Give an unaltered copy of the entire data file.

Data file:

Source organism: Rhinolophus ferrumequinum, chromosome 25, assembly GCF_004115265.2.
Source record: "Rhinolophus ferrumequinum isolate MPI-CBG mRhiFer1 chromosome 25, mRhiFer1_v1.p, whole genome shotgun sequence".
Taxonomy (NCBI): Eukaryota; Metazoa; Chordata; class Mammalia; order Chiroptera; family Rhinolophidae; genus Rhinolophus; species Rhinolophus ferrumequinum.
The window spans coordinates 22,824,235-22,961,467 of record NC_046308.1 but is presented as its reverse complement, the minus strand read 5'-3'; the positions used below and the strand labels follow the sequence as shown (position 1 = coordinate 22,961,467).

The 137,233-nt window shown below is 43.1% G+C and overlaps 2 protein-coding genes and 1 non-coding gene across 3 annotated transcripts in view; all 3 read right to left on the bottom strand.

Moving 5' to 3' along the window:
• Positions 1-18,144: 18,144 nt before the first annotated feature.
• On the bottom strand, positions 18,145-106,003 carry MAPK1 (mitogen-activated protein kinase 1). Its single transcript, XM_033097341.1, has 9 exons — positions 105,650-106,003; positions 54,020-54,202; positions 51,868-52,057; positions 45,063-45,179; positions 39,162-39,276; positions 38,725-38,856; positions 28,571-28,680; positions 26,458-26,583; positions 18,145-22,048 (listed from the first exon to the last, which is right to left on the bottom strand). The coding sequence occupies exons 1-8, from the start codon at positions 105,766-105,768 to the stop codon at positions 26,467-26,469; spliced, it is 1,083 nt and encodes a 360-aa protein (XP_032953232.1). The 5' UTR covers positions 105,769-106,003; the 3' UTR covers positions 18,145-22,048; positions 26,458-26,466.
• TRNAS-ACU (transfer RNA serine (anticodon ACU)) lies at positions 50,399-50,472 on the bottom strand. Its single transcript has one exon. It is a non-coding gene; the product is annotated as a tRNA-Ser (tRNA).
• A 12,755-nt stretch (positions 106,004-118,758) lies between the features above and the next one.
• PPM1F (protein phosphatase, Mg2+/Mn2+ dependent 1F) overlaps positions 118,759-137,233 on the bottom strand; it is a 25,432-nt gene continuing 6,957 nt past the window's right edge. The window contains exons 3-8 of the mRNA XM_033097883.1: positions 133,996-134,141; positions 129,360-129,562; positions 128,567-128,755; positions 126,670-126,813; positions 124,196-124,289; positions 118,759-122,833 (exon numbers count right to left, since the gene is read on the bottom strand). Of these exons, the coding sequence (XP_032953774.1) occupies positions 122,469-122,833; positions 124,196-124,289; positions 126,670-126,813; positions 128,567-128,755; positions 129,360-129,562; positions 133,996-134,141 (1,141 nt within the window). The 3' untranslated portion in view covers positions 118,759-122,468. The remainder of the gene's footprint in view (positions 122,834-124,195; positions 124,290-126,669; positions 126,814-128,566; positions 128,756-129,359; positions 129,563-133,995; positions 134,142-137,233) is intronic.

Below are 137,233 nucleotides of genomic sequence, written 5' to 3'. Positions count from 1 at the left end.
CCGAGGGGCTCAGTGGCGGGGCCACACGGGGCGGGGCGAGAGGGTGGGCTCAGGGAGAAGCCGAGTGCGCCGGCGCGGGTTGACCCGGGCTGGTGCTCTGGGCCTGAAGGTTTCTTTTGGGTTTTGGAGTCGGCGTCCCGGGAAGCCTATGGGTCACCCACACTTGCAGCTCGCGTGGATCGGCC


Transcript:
Source organism: Rhinolophus ferrumequinum, chromosome 25, assembly GCF_004115265.2.
Source record: "Rhinolophus ferrumequinum isolate MPI-CBG mRhiFer1 chromosome 25, mRhiFer1_v1.p, whole genome shotgun sequence".
Taxonomy (NCBI): Eukaryota; Metazoa; Chordata; class Mammalia; order Chiroptera; family Rhinolophidae; genus Rhinolophus; species Rhinolophus ferrumequinum.
The window spans coordinates 22,824,235-22,961,467 of record NC_046308.1 but is presented as its reverse complement, the minus strand read 5'-3'; the positions used below and the strand labels follow the sequence as shown (position 1 = coordinate 22,961,467).

The 137,233-nt window shown below is 43.1% G+C and overlaps 2 protein-coding genes and 1 non-coding gene across 3 annotated transcripts in view; all 3 read right to left on the bottom strand.

Moving 5' to 3' along the window:
• Positions 1-18,144: 18,144 nt before the first annotated feature.
• On the bottom strand, positions 18,145-106,003 carry MAPK1 (mitogen-activated protein kinase 1). Its single transcript, XM_033097341.1, has 9 exons — positions 105,650-106,003; positions 54,020-54,202; positions 51,868-52,057; positions 45,063-45,179; positions 39,162-39,276; positions 38,725-38,856; positions 28,571-28,680; positions 26,458-26,583; positions 18,145-22,048 (listed from the first exon to the last, which is right to left on the bottom strand). The coding sequence occupies exons 1-8, from the start codon at positions 105,766-105,768 to the stop codon at positions 26,467-26,469; spliced, it is 1,083 nt and encodes a 360-aa protein (XP_032953232.1). The 5' UTR covers positions 105,769-106,003; the 3' UTR covers positions 18,145-22,048; positions 26,458-26,466.
• TRNAS-ACU (transfer RNA serine (anticodon ACU)) lies at positions 50,399-50,472 on the bottom strand. Its single transcript has one exon. It is a non-coding gene; the product is annotated as a tRNA-Ser (tRNA).
• A 12,755-nt stretch (positions 106,004-118,758) lies between the features above and the next one.
• PPM1F (protein phosphatase, Mg2+/Mn2+ dependent 1F) overlaps positions 118,759-137,233 on the bottom strand; it is a 25,432-nt gene continuing 6,957 nt past the window's right edge. The window contains exons 3-8 of the mRNA XM_033097883.1: positions 133,996-134,141; positions 129,360-129,562; positions 128,567-128,755; positions 126,670-126,813; positions 124,196-124,289; positions 118,759-122,833 (exon numbers count right to left, since the gene is read on the bottom strand). Of these exons, the coding sequence (XP_032953774.1) occupies positions 122,469-122,833; positions 124,196-124,289; positions 126,670-126,813; positions 128,567-128,755; positions 129,360-129,562; positions 133,996-134,141 (1,141 nt within the window). The 3' untranslated portion in view covers positions 118,759-122,468. The remainder of the gene's footprint in view (positions 122,834-124,195; positions 124,290-126,669; positions 126,814-128,566; positions 128,756-129,359; positions 129,563-133,995; positions 134,142-137,233) is intronic.

Below are 137,233 nucleotides of genomic sequence, written 5' to 3'. Positions count from 1 at the left end.
CCGAGGGGCTCAGTGGCGGGGCCACACGGGGCGGGGCGAGAGGGTGGGCTCAGGGAGAAGCCGAGTGCGCCGGCGCGGGTTGACCCGGGCTGGTGCTCTGGGCCTGAAGGTTTCTTTTGGGTTTTGGAGTCGGCGTCCCGGGAAGCCTATGGGTCACCCACACTTGCAGCTCGCGTGGATCGGCC